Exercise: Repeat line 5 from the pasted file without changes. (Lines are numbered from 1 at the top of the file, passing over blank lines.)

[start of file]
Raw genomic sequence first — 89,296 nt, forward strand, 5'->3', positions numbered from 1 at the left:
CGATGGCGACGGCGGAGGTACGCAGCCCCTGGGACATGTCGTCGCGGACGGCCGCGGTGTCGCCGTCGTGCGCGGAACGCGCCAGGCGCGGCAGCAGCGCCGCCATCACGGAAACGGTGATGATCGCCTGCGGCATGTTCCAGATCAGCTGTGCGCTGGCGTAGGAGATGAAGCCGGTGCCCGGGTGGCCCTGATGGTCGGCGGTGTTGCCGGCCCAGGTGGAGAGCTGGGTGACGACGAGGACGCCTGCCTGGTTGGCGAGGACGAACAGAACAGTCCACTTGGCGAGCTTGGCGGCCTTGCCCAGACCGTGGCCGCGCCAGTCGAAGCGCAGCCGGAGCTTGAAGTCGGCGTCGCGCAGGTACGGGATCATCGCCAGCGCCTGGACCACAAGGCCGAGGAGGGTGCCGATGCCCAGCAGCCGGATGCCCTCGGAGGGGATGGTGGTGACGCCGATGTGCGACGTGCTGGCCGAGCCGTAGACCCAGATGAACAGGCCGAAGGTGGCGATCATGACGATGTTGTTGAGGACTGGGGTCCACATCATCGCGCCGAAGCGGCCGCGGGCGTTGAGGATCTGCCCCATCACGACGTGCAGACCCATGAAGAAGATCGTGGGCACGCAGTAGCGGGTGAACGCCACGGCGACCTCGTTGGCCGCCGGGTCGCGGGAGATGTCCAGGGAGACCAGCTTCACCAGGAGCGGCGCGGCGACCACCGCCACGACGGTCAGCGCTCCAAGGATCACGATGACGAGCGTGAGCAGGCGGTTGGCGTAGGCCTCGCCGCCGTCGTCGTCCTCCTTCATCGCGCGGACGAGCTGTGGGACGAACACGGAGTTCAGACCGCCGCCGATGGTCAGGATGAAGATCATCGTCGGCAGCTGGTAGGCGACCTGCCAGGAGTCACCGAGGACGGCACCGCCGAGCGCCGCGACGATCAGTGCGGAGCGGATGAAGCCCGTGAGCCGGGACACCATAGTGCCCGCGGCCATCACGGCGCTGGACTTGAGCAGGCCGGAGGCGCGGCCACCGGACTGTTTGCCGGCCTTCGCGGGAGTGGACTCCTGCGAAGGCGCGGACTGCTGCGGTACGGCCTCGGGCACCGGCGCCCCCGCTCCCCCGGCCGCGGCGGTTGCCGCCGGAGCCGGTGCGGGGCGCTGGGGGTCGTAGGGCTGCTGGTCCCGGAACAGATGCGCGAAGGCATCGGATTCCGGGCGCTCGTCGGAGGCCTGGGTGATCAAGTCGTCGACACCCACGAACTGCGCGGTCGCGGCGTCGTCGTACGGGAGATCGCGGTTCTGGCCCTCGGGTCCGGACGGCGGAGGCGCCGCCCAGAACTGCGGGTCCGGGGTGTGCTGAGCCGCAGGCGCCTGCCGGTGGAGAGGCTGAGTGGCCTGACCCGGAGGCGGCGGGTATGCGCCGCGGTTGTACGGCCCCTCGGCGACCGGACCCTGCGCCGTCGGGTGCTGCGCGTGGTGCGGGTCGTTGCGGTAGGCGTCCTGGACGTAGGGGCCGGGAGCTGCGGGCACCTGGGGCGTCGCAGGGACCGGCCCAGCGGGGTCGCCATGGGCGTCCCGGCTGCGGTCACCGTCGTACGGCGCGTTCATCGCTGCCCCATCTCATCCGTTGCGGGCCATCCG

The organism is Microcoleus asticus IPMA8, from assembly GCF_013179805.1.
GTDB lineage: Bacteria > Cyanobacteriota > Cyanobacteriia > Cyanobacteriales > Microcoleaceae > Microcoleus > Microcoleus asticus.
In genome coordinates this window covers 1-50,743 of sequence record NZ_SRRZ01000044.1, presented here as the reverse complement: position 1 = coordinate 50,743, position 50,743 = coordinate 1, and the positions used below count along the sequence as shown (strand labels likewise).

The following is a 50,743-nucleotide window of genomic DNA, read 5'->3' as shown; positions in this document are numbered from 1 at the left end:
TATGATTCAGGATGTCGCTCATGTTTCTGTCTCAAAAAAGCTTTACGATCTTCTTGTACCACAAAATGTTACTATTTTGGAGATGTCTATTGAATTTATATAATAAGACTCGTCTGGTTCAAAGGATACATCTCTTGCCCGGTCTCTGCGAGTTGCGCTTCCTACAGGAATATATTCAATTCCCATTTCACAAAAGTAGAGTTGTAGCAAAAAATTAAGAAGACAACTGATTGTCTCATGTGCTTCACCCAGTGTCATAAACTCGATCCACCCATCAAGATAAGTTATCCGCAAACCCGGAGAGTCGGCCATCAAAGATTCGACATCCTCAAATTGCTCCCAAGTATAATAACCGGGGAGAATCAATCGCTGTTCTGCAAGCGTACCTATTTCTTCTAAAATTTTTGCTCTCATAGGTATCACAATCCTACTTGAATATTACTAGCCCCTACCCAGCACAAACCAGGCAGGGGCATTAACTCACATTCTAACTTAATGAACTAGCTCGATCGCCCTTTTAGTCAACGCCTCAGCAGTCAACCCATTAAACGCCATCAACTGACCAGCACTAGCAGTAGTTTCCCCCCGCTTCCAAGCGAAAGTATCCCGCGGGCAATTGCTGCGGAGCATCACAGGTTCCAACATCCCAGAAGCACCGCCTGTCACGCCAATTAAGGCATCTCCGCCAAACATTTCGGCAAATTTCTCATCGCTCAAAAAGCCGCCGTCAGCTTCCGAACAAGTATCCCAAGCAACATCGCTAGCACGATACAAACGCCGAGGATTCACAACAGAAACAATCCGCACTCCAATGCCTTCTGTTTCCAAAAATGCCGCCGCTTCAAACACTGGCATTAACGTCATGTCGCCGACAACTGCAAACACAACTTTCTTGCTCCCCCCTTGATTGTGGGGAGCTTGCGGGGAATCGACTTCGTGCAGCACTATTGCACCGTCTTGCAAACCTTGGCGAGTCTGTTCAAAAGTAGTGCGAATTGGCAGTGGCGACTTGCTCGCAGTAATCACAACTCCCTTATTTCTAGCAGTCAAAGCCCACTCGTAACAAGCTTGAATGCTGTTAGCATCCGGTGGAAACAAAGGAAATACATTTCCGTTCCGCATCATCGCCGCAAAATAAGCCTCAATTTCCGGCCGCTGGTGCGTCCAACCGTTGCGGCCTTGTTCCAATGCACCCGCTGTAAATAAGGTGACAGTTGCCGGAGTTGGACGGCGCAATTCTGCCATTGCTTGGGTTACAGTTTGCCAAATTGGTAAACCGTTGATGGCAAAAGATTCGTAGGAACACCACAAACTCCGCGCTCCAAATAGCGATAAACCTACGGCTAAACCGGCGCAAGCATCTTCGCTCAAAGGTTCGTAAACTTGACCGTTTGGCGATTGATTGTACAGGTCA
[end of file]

In genome coordinates this window covers 1-50,743 of sequence record NZ_SRRZ01000044.1, presented here as the reverse complement: position 1 = coordinate 50,743, position 50,743 = coordinate 1, and the positions used below count along the sequence as shown (strand labels likewise).